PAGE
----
Dr. Kamani Ranatunga, Director General of the Department of Agriculture:

A technology package has been introduced to farmers under the Agriculture Modernization Program to boost the production of fruits and vegetables needed for consumption in Sri Lanka. Pilot projects are being launched on 60,000 hectares of selected land to increase paddy yield in the upcoming Maha season. The parachute method will also be introduced for paddy cultivation, aiming to achieve a yield of 7 metric tons per hectare. Efforts are underway to introduce proper fertilizers and agrochemical practices to increase the production of maize, which has been declining. In vegetable cultivation, plans are being made

to create storage facilities to manage excess production and prevent seasonal shortages. This includes providing cold storage facilities. The government’s goal is to transform farmers into entrepreneurs through these agricultural programs.

Dr. Hemali Kothalawala, Director General of the Department of Animal Production and Health:

Through 337 veterinary offices and 16 veterinary research institutes, significant strides have been made in advancing the livestock sector in this country. Under the Agricultural Modernization Program, the development of chicken and dairy farms has been a primary focus. A livestock pilot project is currently being conducted on 150 farms across six selected provinces to achieve self-sufficiency in milk production. Additionally, we have taken steps to develop grasslands and train workers. Trained workers have received NVQ 3-4 vocational training to enhance production efficiency, enabling them to pursue job opportunities abroad if needed. Our goal is to increase the current milk production, which covers 40% of Sri Lanka’s consumption, to 60% by 2028. By turning animal farm owners into entrepreneurs, we aim to make a direct contribution to the country’s economy.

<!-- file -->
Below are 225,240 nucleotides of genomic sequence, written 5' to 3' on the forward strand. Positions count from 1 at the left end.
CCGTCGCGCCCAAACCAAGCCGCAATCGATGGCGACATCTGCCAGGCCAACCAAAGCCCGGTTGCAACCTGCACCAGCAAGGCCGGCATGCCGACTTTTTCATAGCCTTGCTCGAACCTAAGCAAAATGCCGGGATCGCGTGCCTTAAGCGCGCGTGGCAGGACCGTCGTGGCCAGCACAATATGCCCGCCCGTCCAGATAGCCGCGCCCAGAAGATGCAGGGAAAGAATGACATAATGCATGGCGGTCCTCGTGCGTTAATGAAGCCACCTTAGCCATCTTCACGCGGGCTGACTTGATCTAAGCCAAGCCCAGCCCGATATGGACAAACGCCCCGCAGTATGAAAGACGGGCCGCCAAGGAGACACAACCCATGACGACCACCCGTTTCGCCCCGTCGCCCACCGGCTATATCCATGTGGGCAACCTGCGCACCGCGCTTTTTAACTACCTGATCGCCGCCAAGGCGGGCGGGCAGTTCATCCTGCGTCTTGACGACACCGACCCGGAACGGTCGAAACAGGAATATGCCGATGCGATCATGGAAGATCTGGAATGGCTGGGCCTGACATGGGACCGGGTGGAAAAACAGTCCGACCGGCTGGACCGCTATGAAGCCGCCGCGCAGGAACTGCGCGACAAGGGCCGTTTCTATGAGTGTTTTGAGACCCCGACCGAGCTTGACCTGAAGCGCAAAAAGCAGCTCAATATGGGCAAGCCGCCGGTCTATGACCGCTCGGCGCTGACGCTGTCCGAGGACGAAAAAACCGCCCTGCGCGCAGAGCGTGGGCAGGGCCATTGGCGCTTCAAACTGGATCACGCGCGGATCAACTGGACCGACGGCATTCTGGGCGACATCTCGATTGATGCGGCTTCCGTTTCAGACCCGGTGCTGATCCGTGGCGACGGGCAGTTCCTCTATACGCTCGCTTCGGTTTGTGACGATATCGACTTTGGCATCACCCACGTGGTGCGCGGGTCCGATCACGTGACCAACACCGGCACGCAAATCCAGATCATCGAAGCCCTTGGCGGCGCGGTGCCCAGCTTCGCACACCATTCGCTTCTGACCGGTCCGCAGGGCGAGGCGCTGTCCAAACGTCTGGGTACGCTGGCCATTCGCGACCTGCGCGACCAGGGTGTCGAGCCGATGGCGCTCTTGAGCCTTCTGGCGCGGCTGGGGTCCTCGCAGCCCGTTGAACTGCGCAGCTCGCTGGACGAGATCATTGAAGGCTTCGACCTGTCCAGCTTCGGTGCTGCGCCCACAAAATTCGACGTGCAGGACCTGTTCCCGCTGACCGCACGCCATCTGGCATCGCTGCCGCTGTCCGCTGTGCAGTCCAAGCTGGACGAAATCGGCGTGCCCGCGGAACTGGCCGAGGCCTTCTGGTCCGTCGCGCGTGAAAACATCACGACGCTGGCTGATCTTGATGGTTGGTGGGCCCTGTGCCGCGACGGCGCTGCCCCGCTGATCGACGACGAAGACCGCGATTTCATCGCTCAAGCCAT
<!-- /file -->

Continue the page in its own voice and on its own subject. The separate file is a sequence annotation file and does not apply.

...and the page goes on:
Sumith Chandana, Commissioner (Services) of the Department of Agrarian Development: